Blog: The week that was...from slowdown to meltdown
Leonie Barrie | 13 October 2008
As the global financial meltdown accelerated to fever pitch in September, worried consumers have finally gone into hiding – as the slumping monthly sales results published by US retailers show all too clearly. Luxury stores, mall-based apparel stores and department stores continue to be the hardest hit, while discount retailers like Wal-Mart are among the few beneficiaries as shoppers focus their spending on necessities like food and fuel.
Just how much worse things are going to get is a grey area for retailers as they hurtle towards the holiday season, traditionally the biggest shopping period of the year. The rescue plans proposed by the US and other governments over the past week seem to have restored some confidence to the markets. But even so, with economists warning there will be no fast or easy solution to the health of the financial system, retailers are unlikely to have little Christmas cheer to look forward to.
In the UK, Icelandic investment firm Baugur Group took further steps to alleviate concerns about the health of the company and its UK fashion brands following the collapse of three Icelandic banks. CEO Gunnar Sigurdsson stressed that the financing of the companies behind its UK investments – which include the Whistles, Jane Norman, Oasis, Warehouse and Karen Millen fashion chains – is “unaffected” by the banking crisis.
But credit insurer Coface has withdrawn cover for some of the company's suppliers amid fears over the unravelling situation in Iceland. The loss of credit insurance means suppliers would not be protected if the retailer should go out of business.
The insurer has also withdrawn credit insurance from suppliers to retailer JJB Sports over growing concerns for its future. Last month, JJB’s auditors cast "significant doubt" on the company's ability to continue as a going concern.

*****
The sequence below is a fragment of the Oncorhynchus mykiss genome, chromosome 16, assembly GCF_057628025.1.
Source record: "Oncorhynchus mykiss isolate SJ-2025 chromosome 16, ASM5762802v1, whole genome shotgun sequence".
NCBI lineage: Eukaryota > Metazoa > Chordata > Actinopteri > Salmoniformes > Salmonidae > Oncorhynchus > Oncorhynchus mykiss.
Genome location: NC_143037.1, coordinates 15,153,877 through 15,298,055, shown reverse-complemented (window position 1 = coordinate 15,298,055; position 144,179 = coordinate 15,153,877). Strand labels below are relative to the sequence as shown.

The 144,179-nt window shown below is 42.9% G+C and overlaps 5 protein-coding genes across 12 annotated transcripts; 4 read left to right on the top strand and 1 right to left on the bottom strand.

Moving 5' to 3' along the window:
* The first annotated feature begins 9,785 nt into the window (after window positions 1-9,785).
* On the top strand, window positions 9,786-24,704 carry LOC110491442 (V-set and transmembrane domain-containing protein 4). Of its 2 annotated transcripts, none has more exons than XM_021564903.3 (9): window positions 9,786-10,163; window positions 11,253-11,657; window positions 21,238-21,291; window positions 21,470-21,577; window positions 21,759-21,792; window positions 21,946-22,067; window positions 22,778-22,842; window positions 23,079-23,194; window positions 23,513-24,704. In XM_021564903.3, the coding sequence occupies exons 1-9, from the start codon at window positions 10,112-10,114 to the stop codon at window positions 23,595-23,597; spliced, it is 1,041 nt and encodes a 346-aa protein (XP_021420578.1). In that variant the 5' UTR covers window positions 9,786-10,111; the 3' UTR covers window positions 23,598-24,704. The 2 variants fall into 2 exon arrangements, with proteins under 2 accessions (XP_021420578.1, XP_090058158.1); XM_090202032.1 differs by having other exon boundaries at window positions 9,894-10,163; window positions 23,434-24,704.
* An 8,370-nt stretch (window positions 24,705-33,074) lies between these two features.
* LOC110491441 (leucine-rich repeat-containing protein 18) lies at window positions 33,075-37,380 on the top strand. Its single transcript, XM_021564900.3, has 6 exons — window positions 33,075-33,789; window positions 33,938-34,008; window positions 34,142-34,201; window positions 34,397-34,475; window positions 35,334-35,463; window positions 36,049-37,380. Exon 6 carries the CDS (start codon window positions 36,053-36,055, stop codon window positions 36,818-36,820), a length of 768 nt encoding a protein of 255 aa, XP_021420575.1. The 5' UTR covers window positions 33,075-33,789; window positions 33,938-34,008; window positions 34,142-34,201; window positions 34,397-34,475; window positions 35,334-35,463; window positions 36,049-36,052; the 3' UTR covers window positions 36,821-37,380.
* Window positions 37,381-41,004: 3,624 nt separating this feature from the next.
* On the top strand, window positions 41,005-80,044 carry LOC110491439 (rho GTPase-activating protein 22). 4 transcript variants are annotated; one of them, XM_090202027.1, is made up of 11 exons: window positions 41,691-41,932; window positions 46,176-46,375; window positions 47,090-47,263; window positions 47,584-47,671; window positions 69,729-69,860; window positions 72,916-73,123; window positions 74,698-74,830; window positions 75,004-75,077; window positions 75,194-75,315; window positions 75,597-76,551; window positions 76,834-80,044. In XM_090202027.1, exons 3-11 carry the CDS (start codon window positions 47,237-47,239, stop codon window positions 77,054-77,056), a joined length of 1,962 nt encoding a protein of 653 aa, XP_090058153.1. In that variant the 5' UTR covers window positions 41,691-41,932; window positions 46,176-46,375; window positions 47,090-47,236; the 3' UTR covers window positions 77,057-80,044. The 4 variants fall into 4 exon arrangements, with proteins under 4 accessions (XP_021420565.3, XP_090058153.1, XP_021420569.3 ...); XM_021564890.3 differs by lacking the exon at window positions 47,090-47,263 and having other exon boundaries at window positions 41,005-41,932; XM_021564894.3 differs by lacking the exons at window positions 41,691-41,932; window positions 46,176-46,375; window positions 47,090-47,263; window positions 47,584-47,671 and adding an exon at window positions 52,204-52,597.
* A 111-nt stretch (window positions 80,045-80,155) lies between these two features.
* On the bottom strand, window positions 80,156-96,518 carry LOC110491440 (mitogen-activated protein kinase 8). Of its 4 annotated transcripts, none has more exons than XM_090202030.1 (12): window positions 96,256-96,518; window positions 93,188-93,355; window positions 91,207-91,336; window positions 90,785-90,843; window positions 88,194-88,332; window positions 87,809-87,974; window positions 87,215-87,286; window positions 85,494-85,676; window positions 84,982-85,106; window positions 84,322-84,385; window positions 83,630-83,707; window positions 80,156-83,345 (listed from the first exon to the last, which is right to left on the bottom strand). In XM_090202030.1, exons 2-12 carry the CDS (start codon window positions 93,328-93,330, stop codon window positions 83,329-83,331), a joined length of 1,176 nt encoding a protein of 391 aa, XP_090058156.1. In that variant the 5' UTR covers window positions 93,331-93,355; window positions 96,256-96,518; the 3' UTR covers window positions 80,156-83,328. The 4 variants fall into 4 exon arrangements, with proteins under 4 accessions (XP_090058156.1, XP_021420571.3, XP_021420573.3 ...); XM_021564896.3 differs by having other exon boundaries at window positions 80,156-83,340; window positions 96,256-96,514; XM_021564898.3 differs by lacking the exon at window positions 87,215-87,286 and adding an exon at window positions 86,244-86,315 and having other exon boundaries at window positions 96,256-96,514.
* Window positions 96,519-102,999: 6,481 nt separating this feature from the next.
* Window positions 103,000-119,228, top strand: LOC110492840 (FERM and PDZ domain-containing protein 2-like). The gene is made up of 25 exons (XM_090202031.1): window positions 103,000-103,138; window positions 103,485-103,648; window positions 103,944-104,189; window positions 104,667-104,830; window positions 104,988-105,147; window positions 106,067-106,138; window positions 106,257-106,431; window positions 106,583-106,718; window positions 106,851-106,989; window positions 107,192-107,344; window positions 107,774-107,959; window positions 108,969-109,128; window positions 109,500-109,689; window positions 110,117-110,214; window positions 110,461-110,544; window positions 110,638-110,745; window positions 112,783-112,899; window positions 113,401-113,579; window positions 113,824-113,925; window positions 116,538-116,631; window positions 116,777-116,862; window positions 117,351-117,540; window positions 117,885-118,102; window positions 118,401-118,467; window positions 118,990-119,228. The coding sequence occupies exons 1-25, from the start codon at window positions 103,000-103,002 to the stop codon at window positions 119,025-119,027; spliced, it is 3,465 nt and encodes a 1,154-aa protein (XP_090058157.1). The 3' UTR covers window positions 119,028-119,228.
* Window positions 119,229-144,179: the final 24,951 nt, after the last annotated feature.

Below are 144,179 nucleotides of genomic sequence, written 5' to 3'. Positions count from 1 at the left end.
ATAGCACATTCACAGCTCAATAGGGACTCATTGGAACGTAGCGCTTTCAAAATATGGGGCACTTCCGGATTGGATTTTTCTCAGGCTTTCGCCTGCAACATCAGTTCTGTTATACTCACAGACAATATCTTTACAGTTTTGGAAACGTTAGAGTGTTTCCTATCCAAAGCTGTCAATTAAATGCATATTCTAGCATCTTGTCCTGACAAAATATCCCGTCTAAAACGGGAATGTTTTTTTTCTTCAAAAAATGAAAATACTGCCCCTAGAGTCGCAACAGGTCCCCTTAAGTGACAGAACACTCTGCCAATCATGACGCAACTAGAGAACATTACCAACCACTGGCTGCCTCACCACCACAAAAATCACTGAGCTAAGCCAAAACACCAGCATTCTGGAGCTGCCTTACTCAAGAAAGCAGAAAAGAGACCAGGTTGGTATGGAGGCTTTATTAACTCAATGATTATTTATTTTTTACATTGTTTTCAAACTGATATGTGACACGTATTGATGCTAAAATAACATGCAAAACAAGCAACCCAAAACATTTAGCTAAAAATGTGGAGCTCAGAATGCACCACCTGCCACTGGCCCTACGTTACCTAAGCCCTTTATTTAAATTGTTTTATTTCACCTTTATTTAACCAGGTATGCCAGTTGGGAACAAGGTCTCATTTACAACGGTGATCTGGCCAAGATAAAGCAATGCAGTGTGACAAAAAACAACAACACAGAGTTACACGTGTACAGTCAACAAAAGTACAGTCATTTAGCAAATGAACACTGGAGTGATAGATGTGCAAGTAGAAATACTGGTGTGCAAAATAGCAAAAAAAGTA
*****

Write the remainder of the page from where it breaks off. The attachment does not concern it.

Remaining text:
Just 18 months after taking its first tentative steps into the luxury market, apparel maker Liz Claiborne and Narciso Rodriguez are to go their separate ways after struggling to agree on how to develop the designer’s namesake brand.
Liz Claiborne bought a 50% stake in the Narciso Rodriguez trademark in May 2007, and said it was keen to extend the brand in non-apparel and licensing categories, as well as increased international distribution and even its own stores. But it is thought this strategy clashed with the designer’s high-end vision.
The challenges of building Rodriguez's business also come at a time when Liz Claiborne is distracted by its own problems, including a second quarter loss of US$23m and attempts to reinvigorate its Mexx fashion business in Europe.
Meanwhile on the trade front, a US lawmaker has asked the government to start monitoring textile and clothing imports from China next year in a bid to pre-empt any sudden surges in imports when existing restrictions are lifted at the end of this year. House Ways and Means Committee chairman Charles B Rangel (D-NY) wants the formal textile and apparel import monitoring program to collect data on currently quota-protected products – and says the information will be used to evaluate whether the imposition of safeguards is an appropriate next step.
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